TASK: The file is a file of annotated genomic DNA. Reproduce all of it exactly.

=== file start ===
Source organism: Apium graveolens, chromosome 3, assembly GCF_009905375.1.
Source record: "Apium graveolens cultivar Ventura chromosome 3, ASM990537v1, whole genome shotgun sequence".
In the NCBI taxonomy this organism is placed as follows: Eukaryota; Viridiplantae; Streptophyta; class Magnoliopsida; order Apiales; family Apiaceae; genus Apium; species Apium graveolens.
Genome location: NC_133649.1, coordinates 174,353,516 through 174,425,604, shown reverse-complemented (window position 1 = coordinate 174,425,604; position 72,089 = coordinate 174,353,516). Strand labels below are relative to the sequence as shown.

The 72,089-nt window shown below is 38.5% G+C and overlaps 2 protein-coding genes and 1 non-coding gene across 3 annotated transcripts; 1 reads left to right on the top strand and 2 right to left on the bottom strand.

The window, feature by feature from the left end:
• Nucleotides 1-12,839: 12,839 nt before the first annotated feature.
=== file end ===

Source organism: Apium graveolens, chromosome 3, assembly GCF_009905375.1.
Source record: "Apium graveolens cultivar Ventura chromosome 3, ASM990537v1, whole genome shotgun sequence".
In the NCBI taxonomy this organism is placed as follows: Eukaryota; Viridiplantae; Streptophyta; class Magnoliopsida; order Apiales; family Apiaceae; genus Apium; species Apium graveolens.
Genome location: NC_133649.1, coordinates 174,353,516 through 174,425,604, shown reverse-complemented (window position 1 = coordinate 174,425,604; position 72,089 = coordinate 174,353,516). Strand labels below are relative to the sequence as shown.

The 72,089-nt window shown below is 38.5% G+C and overlaps 2 protein-coding genes and 1 non-coding gene across 3 annotated transcripts; 1 reads left to right on the top strand and 2 right to left on the bottom strand.

The window, feature by feature from the left end:
• Nucleotides 1-12,839: 12,839 nt before the first annotated feature.